These actors include a couple of skinny little white girls, a very large black woman, a boy, and 43-year-old Jennifer Jason Leigh. Solondz's decision to cast multiple actors in the same part might simply sound like a contrarian's very pretentious way of disorienting us, but the filmmaker has gone on record claiming that nothing could be further from the truth.
By having Aviva's character transcend age, body type, skin color and even gender, Solondz insists that he's actually inviting more viewers to identify with her, to look beyond the physical trappings and into the girl's immutable core. The director's risky strategy doesn't always work - the sheer range of acting styles and physical differences is often so jarring that it's impossible to keep from snickering - but it's certainly an interesting way of pointing out that Aviva's something of a palindrome herself. She remains the same no matter how we look at her, identical both backwards and forwards in space and time.
Palindromes is, in many ways, an updated, more perverse Perils of Pauline, with Aviva (who, for those desperate to make a connection, turns out to be Dawn Weiner's cousin) yanked from the bosom of her cozy suburban family and out into the real world, where she encounters a series of strange and often unpleasant things.
In the movie's most controversial sequence, she hooks up with a born-again caregiver called Mama Sunshine, who presides over an extended brood of the blind, the deformed and the otherwise disabled (played, in a move sure to get many viewers' blood boiling, by real-live disabled kids). At one point, as if he's gauging just how far he can push us, Solondz even gives us an extended gospel-funk production number enthusiastically performed by a troupe of boys and girls who are all physically or mentally challenged in some serious way.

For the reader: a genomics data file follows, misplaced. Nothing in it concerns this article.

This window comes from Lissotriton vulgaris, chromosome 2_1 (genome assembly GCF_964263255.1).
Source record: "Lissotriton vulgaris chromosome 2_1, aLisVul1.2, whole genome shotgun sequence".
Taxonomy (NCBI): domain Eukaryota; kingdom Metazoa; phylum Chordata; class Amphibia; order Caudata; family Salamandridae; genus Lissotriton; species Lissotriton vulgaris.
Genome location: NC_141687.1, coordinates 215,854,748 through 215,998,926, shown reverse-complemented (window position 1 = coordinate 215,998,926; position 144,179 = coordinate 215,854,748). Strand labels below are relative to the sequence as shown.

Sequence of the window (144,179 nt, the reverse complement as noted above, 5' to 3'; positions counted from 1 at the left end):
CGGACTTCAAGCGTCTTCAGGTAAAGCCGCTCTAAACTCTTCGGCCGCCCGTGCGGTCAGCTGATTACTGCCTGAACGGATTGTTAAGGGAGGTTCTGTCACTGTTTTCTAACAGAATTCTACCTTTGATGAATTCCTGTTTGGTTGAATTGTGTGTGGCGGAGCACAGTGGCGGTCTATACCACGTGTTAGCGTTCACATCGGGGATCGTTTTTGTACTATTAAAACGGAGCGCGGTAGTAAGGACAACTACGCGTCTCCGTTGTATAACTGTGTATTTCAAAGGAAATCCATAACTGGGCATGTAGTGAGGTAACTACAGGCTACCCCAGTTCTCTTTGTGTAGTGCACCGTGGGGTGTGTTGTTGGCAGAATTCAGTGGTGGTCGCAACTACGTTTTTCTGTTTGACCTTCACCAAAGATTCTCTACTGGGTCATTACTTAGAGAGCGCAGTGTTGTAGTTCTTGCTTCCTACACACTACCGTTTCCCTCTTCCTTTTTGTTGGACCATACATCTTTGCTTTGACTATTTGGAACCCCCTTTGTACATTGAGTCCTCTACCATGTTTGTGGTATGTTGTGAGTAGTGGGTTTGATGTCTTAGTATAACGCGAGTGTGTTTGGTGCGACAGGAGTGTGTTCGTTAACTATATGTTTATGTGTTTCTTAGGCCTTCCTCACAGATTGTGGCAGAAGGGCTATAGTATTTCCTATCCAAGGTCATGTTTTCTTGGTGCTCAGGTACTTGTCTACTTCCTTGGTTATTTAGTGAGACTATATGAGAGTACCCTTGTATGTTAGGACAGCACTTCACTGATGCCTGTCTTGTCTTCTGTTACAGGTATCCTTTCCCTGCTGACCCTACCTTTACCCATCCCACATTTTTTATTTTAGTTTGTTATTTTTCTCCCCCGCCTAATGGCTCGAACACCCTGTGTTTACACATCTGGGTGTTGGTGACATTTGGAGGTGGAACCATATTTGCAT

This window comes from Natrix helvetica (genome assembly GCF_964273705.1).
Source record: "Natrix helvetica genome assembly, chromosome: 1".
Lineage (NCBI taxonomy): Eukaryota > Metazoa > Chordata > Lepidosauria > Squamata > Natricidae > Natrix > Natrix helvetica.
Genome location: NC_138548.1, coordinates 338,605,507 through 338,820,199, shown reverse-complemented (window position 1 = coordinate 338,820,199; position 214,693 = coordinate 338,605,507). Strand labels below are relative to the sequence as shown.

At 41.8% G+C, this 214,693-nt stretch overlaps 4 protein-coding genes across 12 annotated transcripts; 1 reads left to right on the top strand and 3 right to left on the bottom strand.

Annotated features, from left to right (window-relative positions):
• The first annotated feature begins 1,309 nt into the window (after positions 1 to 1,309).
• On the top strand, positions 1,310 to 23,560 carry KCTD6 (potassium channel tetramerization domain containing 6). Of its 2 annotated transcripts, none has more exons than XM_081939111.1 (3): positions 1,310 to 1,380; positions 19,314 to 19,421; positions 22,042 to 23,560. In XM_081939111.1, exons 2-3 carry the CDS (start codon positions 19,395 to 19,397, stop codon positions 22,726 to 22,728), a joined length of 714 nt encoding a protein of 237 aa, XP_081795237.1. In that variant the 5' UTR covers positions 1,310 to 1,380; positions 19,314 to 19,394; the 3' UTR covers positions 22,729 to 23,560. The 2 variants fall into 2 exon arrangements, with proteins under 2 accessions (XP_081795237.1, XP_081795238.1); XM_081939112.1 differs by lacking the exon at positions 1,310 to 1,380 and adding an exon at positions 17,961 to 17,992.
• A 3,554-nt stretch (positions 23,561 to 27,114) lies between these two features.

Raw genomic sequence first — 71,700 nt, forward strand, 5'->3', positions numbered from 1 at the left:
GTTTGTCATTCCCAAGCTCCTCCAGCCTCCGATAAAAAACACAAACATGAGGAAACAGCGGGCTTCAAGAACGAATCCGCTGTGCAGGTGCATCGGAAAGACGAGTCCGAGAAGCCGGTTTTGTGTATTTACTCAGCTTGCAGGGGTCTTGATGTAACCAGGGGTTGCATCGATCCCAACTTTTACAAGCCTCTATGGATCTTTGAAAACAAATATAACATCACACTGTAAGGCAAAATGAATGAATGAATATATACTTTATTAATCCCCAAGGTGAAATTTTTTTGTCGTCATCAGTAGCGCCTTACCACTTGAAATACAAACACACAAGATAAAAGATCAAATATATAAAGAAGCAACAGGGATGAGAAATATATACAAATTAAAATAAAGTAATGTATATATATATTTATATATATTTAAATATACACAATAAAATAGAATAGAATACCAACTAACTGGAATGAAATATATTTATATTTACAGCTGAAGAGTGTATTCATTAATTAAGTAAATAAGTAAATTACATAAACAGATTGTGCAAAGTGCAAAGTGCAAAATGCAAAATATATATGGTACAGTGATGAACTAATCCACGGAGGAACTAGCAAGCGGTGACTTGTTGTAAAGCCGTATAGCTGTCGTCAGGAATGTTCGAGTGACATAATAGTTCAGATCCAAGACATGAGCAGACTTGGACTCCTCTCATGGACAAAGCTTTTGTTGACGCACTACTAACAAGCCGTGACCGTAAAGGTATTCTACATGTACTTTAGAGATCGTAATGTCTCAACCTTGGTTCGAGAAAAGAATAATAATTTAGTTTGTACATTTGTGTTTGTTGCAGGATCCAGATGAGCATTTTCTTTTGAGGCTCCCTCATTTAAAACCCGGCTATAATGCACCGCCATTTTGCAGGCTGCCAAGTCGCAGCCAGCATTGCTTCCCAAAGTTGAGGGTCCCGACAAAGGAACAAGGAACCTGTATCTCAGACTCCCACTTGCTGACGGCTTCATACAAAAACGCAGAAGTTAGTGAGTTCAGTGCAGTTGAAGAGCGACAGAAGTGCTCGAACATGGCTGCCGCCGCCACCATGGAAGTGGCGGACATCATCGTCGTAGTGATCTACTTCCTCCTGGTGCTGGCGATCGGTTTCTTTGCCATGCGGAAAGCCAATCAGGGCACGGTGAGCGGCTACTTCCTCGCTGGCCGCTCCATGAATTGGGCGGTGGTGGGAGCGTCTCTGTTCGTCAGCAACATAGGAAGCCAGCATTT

Solondz seems to be crossing the line in a scene like that one, trying to pass off a sick joke as something more, but most of Palindromes hits its mark, and the people we meet are mostly complicated creatures, worthy of compassion as well as ridicule. Innocent but not entirely blameless herself, Aviva's unmistakable attraction to several of her tormentors is both appalling and curiously poignant.
Mama Sunshine is a good Christian in the best sense, but she's also given to stupid rants about "freedom toast," and eventually segues into sanctioning an abortion clinic murder in the name of the Lord. A middle-aged truck driver who once sodomized little Aviva, but is now re-born, turns out to be Mama Sunshine's God-fearing hit man.
It's clear that Solondz has a fascination for the grotesque and the mean-spirited, but the best parts of Palindromes push past that, to a place that calls cruelty into question by appearing to revel in it. The movie treads a fine line between celebrating and skewering its misfit characters, and many of us in the audience may have trouble navigating that line. But watching Solondz do his tricky balancing act in Palindromes can be a fascinating, funny and unspeakably awful experience, sometimes all at the same time.